No, I’m not talking about Jeremy Lin. But since we’re on the topic, what was ESPN thinking??? Chink the armor? (referring to his inability to go left and allowing too many turnovers) Hello? You guys are the kings of bad puns, don’t you realize chink has another meaning? And you’re referencing an Asian dude. Hello? McFly! When I first heard it on Wednesday, I’ll admit that my sphincter puckered up a little. But then I talked myself down, I’m being too sensitive, but then the whole world got offended for me. Thanks world!
OK, onto Won Kar Wai’s, 1994, influential film. Set in Hong Kong in the mid 90’s. Frenetic, post-modern, noir meets French New Wave, with a dash of romantic comedy. His visual style is called impressionistic by many. I tend to agree with that. It’s mostly shot hand-held which makes for a blur of colors and lights, a painterly effect, which gives you more mood than standard storytelling. It was also shot quickly during the editing of Won Kari Wai’s epic “Ashes of Time.” It was like a pick-up basketball game for the cast and crew, a chance to cut loose and clear his mind because finishing “Ashes…” proved difficult.
Brigitte Lin is a bad ass drug smuggler. Takeshi Kaneshiro is her love-struck, policeman admirer. Tony Leung is another policeman who admires the gamine Faye Wong’s food stand attendant. The days before mass cell phone proliferation. They’re using pagers, remember those?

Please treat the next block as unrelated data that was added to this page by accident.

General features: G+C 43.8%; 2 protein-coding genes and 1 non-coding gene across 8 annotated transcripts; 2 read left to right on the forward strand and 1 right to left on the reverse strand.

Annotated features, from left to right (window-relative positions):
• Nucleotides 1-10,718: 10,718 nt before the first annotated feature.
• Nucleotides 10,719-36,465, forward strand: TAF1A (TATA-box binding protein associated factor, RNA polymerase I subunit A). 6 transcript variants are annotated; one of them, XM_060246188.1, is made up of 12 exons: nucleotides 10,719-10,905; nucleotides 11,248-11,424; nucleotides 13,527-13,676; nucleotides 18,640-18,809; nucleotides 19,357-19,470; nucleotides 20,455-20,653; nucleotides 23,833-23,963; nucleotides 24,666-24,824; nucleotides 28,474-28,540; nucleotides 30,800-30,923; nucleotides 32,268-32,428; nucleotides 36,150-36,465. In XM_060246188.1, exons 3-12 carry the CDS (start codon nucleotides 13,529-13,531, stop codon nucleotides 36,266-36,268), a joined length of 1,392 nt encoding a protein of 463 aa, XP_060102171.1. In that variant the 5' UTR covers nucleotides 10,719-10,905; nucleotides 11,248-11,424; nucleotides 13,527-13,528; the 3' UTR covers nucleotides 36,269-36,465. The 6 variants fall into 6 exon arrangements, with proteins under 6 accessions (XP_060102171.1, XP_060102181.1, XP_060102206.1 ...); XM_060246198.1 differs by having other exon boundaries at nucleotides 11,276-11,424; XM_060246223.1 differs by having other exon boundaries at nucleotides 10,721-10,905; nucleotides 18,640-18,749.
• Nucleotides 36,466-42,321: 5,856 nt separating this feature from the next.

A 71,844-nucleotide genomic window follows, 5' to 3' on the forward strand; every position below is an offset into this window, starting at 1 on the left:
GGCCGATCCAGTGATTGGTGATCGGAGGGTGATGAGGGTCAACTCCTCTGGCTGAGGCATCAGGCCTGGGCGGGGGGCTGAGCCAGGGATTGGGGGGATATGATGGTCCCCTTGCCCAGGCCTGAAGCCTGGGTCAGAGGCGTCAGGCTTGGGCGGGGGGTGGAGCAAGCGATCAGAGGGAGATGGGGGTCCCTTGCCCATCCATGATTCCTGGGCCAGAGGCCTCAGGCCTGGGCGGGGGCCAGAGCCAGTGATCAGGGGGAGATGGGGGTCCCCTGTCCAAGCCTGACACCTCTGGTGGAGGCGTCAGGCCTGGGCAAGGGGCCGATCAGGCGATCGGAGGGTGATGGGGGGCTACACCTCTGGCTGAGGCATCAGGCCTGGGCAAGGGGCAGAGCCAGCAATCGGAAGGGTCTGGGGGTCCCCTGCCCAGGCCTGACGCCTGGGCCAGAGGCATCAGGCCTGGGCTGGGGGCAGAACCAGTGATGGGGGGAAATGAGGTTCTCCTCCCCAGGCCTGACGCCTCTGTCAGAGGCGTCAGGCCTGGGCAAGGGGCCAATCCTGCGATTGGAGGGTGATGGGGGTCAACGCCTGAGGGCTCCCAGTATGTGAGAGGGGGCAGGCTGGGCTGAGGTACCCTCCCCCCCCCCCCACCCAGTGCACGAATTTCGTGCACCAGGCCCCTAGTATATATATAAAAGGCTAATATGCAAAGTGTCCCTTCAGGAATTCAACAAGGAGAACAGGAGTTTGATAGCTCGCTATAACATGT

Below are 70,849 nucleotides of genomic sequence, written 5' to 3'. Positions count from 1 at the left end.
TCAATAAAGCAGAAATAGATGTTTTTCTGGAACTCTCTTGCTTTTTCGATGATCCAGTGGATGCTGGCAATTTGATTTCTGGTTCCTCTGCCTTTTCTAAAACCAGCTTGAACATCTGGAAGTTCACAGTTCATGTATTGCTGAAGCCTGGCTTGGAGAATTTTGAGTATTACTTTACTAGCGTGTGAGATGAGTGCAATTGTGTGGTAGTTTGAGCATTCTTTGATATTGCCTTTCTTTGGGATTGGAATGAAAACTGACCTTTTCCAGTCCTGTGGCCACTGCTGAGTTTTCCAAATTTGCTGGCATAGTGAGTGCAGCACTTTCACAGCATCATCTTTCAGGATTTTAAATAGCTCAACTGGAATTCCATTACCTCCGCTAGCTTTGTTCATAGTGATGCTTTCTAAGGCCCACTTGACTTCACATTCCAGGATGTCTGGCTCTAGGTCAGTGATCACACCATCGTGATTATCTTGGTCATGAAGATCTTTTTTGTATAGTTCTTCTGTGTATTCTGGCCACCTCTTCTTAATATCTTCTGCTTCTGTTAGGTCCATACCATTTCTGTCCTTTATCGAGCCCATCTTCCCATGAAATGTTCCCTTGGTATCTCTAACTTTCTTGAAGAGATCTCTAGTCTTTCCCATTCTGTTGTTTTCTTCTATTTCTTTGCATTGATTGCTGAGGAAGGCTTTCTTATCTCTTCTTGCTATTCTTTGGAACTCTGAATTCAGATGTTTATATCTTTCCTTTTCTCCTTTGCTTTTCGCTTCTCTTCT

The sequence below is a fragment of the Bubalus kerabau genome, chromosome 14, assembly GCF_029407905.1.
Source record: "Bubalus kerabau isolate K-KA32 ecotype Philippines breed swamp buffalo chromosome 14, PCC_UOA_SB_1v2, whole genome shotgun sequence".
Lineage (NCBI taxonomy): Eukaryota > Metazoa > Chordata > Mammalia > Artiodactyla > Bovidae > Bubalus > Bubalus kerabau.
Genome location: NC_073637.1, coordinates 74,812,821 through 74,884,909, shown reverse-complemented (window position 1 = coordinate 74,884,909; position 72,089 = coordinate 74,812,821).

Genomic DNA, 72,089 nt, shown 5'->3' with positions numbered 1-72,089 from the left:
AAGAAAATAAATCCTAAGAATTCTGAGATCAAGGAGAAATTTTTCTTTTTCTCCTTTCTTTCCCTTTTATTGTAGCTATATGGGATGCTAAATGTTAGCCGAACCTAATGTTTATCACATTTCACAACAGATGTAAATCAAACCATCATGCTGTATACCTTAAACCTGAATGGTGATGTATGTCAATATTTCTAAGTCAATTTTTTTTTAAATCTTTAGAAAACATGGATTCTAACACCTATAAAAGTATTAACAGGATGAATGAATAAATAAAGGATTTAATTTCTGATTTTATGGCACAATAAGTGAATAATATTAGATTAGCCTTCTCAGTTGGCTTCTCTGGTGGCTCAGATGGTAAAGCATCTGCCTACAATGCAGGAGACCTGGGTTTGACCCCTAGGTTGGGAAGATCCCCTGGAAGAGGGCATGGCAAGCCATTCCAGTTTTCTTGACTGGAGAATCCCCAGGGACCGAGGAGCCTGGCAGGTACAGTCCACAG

This is the ordinary Joes world of convenience stores, florescent lights, neon, nightclubs, food stands. The hurried nature of the camera work underlines the fleeting nature of the relationships.
I’m really not posting this as an inspiration for looks or clothes, more about creating an atmosphere, be it for a photo shoot or whatever.
I feel that Danny Boyle must’ve been inspired by this, even just a little, for “Slumdog Millionaire.” If not, it inspired legions of directors and DPs.
The director of photography, Christopher Doyle, continued working with Won Kar Wai, finally finishing “Ashes of Time,” then “Fallen Angels,” “Happy Together,” “In the Mood for Love,” and its quasi sequel “2046.” He then started working in the U.S. a lot. The first high profile project was with Gus Van Sant on the “Psycho” remake. He also worked with James Ivory on “The White Countess.” I’m just noting those two for stylistic range. He made his mark working for an auteur, but he is able to do restrained literary dramas as well. He’s self-taught, blue collar, Aussie who’s lived in Asia longer than his native Australia.
Here’s a quote of his that sums up his style:
“What I’m trying to do is make the camera-work lyrical rather than fragmentary. It’s a dance between the camera and the actors.”